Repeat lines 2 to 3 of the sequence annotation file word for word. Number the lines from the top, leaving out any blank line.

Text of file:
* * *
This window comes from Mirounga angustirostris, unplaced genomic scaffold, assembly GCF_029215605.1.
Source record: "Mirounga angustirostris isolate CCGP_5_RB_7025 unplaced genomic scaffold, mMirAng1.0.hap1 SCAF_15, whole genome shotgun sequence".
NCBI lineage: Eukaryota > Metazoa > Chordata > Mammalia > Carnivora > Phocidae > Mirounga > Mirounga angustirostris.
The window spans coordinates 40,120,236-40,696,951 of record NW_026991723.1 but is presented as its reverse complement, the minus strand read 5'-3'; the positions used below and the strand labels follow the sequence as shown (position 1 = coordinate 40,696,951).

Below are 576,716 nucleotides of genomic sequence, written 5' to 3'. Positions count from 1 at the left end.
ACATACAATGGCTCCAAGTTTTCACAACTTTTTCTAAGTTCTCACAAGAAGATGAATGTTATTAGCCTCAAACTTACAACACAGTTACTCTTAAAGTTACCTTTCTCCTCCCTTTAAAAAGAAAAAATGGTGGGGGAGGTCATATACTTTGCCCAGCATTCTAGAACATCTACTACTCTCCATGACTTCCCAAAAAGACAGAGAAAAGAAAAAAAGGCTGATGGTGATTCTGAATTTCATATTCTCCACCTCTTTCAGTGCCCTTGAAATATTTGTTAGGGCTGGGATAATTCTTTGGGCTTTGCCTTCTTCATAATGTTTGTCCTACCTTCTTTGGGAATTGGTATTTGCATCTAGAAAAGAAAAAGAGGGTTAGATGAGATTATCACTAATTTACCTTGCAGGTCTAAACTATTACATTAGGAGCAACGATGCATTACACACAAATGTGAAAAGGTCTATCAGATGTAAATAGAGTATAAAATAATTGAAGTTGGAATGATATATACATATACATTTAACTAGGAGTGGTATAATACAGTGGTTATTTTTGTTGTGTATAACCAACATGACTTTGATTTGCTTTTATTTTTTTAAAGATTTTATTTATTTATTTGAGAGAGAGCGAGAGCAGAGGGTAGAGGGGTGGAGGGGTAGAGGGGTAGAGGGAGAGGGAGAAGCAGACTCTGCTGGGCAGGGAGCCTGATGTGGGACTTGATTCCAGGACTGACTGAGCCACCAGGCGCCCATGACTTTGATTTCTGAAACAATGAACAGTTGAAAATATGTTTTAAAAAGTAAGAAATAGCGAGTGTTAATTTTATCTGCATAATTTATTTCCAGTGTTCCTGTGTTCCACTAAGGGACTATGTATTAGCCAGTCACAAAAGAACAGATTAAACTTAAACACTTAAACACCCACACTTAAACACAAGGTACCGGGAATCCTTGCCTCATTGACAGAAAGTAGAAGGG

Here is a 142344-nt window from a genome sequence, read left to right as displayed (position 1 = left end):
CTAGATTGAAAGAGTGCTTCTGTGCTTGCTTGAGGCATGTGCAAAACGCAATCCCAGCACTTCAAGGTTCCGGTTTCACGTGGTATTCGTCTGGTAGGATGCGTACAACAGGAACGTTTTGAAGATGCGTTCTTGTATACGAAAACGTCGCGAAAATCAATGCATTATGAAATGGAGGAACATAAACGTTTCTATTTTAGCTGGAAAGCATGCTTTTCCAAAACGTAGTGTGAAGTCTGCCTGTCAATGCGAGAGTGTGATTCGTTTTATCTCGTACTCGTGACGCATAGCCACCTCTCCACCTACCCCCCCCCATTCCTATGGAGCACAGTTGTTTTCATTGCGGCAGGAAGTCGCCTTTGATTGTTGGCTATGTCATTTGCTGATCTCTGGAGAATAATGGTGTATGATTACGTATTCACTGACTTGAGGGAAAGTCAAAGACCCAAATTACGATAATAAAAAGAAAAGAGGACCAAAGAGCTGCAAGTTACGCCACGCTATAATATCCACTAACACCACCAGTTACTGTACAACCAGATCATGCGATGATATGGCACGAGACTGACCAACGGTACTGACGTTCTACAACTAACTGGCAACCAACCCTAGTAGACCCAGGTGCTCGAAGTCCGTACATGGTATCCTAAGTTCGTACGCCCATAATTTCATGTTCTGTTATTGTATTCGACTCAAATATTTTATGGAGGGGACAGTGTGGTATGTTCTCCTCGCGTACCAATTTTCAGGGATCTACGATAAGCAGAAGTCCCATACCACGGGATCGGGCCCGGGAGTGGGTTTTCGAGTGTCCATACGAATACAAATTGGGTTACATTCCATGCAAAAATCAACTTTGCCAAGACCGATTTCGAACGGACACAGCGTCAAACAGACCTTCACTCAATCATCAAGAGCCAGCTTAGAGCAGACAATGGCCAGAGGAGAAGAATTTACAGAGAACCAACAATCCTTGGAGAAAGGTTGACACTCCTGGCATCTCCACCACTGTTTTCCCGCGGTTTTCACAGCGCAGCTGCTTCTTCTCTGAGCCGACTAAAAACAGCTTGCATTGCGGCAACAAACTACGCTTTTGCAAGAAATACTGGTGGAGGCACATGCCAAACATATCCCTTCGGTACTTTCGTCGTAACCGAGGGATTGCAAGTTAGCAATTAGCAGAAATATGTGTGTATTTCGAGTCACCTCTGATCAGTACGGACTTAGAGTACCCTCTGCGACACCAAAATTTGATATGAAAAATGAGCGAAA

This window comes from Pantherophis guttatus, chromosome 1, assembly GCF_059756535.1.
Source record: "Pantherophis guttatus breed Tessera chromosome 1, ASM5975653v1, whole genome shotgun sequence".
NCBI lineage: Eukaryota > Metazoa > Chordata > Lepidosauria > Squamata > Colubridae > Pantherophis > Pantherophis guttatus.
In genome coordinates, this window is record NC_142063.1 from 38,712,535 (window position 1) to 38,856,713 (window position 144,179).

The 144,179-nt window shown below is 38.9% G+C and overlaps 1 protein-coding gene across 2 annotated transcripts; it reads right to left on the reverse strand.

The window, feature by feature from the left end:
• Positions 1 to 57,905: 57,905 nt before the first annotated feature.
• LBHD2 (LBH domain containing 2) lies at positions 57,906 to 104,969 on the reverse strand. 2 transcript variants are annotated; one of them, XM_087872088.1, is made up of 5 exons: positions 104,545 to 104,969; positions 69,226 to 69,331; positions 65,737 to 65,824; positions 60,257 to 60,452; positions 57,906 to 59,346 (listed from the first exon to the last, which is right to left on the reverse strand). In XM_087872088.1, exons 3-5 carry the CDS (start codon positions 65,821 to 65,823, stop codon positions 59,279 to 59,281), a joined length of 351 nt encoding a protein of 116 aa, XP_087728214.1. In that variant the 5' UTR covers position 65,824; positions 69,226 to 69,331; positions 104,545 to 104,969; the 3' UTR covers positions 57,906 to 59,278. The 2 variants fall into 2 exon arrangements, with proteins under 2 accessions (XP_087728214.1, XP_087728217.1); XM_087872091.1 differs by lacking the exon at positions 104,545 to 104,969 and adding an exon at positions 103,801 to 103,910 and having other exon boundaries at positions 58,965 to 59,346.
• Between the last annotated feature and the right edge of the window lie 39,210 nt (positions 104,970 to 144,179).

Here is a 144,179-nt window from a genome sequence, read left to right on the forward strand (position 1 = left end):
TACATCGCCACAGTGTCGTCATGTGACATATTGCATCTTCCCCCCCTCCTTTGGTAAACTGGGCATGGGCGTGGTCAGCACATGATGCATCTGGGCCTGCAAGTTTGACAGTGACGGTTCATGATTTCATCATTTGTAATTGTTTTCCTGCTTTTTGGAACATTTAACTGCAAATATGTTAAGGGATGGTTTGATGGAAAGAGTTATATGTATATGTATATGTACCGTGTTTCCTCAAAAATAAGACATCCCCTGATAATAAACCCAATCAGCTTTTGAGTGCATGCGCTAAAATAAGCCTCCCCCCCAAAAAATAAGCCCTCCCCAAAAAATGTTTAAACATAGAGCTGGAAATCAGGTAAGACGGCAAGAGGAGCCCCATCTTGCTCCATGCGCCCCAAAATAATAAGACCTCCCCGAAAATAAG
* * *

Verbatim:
Source record: "Mirounga angustirostris isolate CCGP_5_RB_7025 unplaced genomic scaffold, mMirAng1.0.hap1 SCAF_15, whole genome shotgun sequence".
NCBI lineage: Eukaryota > Metazoa > Chordata > Mammalia > Carnivora > Phocidae > Mirounga > Mirounga angustirostris.